Revealing the SeaWinds ocean vector winds under the rain using AMSR. Part I: The physical approach
S. M. Hristova-Veleva, JPL, Pasadena, CA; and P. S. Callahan, R. S. Dunbar, S. H. Yueh, B. W. Stiles, J. N. Huddleston, S. V. Hsiao, G. Neumann, M. H. Freilich, B. A. Vanhoff, W. -. Y. Tsai, and R. W. Gaston
Rain contamination is one of the most vexing problems for Ku-band scatterometer ocean wind data. With scatterometer data alone, correcting the effects of rain contamination is an exceedingly difficult if not insurmountable problem. Even flagging rain contaminated data can be problematic, as one often has to choose between flagging large amounts of good data or leaving significant amounts of contaminated data unflagged . Wind vectors around storms are important for global vorticity analysis. Flagging all rainy areas as contaminated removes some of the most variable and interesting portions of the wind field from analysis. Fortunately, for the six months of the MIDORI II mission, one need not depend on scatterometer measurements alone. Coincident SeaWinds scatterometer and AMSR radiometer measurements were obtained. We used these measurements as inputs to a three-step rain correction strategy. 1) We retrieved the geophysical quantities sea surface temperature (SST), columnar water vapor, and total liquid, from the multi-channel AMSR brightness temperatures using a physical model. Wind speed was also retrieved but not used in rain correction. 2) We developed two complementary methods (physical and empirical) to quantify the impact of rain on scatterometer measurements as a function of the retrieved geophysical parameters and the SeaWinds antenna beam. 3) We corrected scatterometer measurements using each of the rain impact models and retrieved new wind fields from the corrected measurements.
This presentation will have two objectives: i)the first objective is to describe the basic features of the AMSR retrieval algorithms for sea surface temperature, wind speed, columnar vapor and columnar liquid. The performance of the algorithms will be evaluated through comparisons to retrievals based on other instruments. ii)the second objective is to discuss the physical approach to estimating AMSR-based atmospheric corrections of the scatterometer measurements. The scatterometer signal that propagates through rain is impacted in three ways: the signal is attenuated by the rain, clouds and vapor in the atmosphere; the signal is augmented by the backscatter from rain droplets; finally, the signal is augmented by the rain-induced roughening of the ocean surface ("splash"). Estimation of the near-surface wind velocity from scatterometer measurements is based on the assumption that variations in the measured power are solely due to variations in the normalized radar cross-section (sigma0) of the ocean surface that result from variations in the wind. It is, thus, very important to properly account for the three rain effects and to correct the sigma0 measurements before they are used to estimate wind vectors. The physical approach to evaluating the atmospheric attenuation, rain backscatter and rain-induced surface roughening (the splash) using the AMSR geophysical retrievals will be discussed. The results will be related to the retrieved precipitation, cloud and vapor. Comparisons to estimates from other instruments will be presented.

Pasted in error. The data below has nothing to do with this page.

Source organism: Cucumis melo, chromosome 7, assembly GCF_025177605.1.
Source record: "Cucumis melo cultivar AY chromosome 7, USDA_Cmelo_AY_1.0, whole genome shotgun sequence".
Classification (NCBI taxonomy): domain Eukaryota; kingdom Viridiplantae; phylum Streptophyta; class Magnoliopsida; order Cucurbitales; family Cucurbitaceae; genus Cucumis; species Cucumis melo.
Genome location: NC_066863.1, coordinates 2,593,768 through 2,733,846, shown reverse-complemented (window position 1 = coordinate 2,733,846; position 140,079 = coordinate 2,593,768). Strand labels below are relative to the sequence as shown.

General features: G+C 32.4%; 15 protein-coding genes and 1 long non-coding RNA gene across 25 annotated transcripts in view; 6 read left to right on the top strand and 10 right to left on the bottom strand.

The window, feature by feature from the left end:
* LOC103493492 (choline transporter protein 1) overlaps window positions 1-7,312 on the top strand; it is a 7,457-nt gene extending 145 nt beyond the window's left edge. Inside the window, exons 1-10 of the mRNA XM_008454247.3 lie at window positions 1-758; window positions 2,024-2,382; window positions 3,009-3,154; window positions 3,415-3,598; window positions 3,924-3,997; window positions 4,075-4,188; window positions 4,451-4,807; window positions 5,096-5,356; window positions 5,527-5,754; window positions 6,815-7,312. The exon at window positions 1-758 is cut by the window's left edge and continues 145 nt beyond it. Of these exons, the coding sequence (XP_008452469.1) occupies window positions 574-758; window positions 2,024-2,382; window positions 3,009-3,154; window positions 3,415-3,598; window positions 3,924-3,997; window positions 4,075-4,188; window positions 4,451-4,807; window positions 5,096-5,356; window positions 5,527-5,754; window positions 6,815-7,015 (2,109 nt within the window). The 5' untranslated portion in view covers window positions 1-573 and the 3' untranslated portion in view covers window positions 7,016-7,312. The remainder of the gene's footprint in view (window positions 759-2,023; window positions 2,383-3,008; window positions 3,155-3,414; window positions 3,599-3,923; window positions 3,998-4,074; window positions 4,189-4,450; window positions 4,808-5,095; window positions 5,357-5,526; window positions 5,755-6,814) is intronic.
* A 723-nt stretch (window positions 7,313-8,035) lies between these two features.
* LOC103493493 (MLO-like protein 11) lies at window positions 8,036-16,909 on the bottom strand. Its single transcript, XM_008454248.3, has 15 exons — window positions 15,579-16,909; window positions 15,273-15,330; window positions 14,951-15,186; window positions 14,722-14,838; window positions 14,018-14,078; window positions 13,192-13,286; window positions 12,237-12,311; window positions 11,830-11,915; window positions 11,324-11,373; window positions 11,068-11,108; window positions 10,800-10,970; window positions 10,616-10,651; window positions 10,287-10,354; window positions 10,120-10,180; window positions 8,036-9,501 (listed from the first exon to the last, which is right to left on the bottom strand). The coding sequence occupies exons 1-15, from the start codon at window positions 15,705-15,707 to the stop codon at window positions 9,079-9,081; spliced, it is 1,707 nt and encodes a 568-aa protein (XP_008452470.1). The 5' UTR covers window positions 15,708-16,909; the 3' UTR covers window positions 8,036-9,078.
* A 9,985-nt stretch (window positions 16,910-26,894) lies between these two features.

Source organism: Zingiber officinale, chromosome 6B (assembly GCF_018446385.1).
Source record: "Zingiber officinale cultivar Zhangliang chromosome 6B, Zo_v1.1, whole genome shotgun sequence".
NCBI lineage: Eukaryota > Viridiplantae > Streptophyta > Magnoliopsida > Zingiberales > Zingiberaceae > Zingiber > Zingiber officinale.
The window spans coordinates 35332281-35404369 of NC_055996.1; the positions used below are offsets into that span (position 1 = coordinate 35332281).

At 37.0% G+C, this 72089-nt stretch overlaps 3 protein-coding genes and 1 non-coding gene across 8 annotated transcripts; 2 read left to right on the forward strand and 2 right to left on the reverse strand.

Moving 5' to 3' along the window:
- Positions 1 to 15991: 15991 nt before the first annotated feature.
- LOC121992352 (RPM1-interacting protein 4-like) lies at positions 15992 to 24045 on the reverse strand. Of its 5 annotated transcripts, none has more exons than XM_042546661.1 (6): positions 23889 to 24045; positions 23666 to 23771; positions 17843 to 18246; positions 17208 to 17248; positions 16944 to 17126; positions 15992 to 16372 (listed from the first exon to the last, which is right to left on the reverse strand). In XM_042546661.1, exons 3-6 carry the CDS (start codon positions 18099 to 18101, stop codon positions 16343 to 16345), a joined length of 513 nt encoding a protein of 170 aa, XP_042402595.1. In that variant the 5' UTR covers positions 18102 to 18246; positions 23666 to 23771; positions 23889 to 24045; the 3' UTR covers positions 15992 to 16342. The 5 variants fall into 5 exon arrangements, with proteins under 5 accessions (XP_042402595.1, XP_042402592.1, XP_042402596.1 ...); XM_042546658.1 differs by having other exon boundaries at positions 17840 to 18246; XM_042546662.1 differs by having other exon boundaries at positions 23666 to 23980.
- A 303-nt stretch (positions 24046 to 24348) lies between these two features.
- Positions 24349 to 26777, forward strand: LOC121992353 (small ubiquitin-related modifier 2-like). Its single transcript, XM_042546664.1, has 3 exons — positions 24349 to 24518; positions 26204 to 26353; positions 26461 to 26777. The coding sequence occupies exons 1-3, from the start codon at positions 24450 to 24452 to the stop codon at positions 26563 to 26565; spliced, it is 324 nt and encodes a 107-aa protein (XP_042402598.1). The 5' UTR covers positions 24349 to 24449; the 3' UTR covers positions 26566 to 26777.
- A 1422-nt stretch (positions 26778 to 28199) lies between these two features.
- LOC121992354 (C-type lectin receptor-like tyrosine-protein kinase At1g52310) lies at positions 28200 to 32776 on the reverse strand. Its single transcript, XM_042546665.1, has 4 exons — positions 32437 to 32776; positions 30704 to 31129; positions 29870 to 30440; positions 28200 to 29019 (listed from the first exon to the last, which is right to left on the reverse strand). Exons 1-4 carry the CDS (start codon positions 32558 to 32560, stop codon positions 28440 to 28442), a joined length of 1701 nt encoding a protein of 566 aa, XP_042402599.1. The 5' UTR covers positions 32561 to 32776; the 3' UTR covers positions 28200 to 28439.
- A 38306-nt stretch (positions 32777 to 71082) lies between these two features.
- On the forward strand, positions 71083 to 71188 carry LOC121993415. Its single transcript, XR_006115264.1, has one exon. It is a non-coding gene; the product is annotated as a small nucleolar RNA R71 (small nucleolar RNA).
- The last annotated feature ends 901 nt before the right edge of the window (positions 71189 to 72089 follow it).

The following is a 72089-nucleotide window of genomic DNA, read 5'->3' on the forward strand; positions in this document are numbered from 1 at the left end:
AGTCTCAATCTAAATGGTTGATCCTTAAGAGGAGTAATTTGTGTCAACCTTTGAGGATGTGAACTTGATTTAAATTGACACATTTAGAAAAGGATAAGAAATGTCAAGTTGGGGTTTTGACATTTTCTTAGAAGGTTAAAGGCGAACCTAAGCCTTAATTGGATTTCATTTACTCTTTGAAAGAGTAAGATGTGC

A related presentation  will evaluate the quality of the rain-corrected scatterometer winds. It will compare and contrast the performance of the physical approach, described here, to the performance of the empirical approach to rain correction of the scatterometer winds , described in Part II .
 Huddleston, J. N., and B. W. Stiles, "A Multi-dimensional Histogram Rain Flagging Technique for SeaWinds on QuikSCAT." Proc. of IGARSS Conference, Vol. 3, pp 1232-1234, Honolulu, 2000.
 Stiles, B. W. et al, "Revealing the SeaWinds ocean vector winds under the rain using AMSR . Part II: The empirical approach", 14th Conf. on satellite meteorology and oceanography., Atlanta, GA, 2006
Joint Poster Session 1, MARINE METEOROLOGICAL APPLICATIONS OF REAL AND SYNTHETIC APERTURE RADAR (Joint between the 14th Conference on Interaction of the Sea and Atmosphere and 14th Conference on Satellite Meteorology and Oceanography )
Tuesday, 31 January 2006, 9:45 AM-9:45 AM, Exhibit Hall A2
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